Walter L. Copeland Laboratory

The Walter L. Copeland Laboratory serves as a central facility for research and development within the Department of Neurological Surgery. Located on the ninth floor of Scaife Hall, the laboratory was dedicated on November 29, 2001 by L. Dade Lunsford, MD. The laboratory houses several research disciplines which provide resources for a wide range of neurosurgery faculty, residents, visiting fellows and students. Neurotrauma, brain imaging, and neuroanatomical research are the primary initiatives being conducted in the laboratory. A significant amount of this work is funded by The Walter L. Copeland Fund of The Pittsburgh Foundation, a fund that has provided resources for research at the University of Pittsburgh since 1961. 

The Neurotrauma Clinical Trials Center (NCTC), under the direction of David O. Okonkwo, MD, PhD, and co-director, Ava M. Puccio, RN, PhD, is located within the Copeland Laboratory. The NCTC team conducts innovative clinical research with a focus on biomarkers as well as the evaluation of neurotherapeutics for traumatic brain and spinal cord injury. In addition, annual resident training is performed every July for hands-on cadaver training of multi-modality intracranial monitoring insertions (i.e. external ventricular drain placement, and intracranial pressure and brain oxygenation/temperature monitoring). Instruction of lumbar puncture and Mayfield positioning for operating room stabilization is performed with simulation.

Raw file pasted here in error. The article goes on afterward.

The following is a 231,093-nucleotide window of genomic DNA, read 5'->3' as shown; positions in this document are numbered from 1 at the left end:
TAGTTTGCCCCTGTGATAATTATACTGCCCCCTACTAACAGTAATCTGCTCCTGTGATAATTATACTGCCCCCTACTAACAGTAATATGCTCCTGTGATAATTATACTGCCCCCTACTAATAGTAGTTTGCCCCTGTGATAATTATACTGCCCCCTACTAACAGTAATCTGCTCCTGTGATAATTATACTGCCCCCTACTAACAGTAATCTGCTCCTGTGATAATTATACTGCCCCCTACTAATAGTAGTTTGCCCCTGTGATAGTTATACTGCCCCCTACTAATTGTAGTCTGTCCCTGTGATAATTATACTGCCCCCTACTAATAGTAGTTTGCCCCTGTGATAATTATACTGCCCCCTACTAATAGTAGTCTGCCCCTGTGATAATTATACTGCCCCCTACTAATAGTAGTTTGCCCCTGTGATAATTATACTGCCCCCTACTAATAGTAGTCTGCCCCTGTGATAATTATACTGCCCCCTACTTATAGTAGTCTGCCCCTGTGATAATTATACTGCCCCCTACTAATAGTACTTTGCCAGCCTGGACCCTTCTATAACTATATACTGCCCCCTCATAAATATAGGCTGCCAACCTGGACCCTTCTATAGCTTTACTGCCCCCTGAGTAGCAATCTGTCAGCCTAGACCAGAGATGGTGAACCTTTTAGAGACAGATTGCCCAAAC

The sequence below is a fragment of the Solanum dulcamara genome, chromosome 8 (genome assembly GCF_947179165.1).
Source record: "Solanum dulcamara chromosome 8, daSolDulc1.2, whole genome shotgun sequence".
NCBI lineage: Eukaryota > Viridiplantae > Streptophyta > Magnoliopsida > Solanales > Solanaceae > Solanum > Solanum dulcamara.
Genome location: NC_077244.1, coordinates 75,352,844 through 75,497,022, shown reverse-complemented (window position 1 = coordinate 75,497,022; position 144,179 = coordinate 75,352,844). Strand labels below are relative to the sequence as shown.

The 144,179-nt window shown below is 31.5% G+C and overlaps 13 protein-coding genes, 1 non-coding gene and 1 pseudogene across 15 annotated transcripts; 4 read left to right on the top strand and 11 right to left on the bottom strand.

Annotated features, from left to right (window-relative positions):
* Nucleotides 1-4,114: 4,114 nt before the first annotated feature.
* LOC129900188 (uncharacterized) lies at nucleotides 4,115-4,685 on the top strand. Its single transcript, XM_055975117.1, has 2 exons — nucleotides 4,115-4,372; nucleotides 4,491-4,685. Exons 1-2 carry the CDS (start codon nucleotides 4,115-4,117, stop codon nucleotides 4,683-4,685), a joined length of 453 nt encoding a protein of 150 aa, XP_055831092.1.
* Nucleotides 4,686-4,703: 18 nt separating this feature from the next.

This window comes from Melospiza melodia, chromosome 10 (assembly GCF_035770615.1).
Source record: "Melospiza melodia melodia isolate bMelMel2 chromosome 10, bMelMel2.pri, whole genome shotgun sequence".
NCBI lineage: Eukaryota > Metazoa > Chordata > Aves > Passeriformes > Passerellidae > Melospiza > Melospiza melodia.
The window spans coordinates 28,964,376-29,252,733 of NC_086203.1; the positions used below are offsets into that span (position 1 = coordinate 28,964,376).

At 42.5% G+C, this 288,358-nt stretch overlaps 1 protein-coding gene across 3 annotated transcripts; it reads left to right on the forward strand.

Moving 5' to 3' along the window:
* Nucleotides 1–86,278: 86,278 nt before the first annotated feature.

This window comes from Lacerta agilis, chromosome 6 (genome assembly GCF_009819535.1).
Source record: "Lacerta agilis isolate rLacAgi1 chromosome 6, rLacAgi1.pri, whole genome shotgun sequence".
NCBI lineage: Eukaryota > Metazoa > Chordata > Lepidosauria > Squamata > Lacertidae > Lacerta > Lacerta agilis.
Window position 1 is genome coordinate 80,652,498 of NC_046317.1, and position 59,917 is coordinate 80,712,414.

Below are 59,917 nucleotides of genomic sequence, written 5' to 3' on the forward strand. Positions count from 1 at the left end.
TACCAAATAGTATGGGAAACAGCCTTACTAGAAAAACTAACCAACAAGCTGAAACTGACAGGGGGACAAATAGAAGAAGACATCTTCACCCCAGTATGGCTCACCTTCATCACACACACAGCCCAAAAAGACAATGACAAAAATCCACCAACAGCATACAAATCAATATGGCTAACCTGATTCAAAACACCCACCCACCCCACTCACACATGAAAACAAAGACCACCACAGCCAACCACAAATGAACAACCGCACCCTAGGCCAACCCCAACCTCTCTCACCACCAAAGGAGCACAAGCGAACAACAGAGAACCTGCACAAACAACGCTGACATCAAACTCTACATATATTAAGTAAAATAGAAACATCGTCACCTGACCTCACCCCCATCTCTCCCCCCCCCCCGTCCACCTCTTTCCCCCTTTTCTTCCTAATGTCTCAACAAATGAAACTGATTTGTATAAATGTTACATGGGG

The Surgical Neuroanatomy Laboratory, under the direction of Paul Gardner, MD, specializes in training residents and fellows on advanced anatomy and neurosurgical skull-base approaches. The lab places a specific focus on the development, and subsequent training, of new methods of intraoperative cranial navigation and endoscopic techniques.  The lab also hosts yearly international visiting research fellows, where neurosurgeons from around the world participate in ground-breaking research regarding innovative neurosurgical methodology. Kyle Affolter, is the coordinator for these efforts. 

The Fiber Tractography Lab, under the direction of Fang-Cheng (Frank) Yeh, MD, PhD, is focused on the application of HDFT for presurgical planning and intraoperative navigation to facilitate brain function preservation and improve resection rates in patients with complex brain lesions. The laboratory’s work is also centered on studying the structure and connectivity of the fiber tracts forming the “normal” human brain, and their structural alteration in patients with brain tumors, vascular lesions, stroke, and neurodegenerative diseases.

[See also Who Was Walter Copeland?]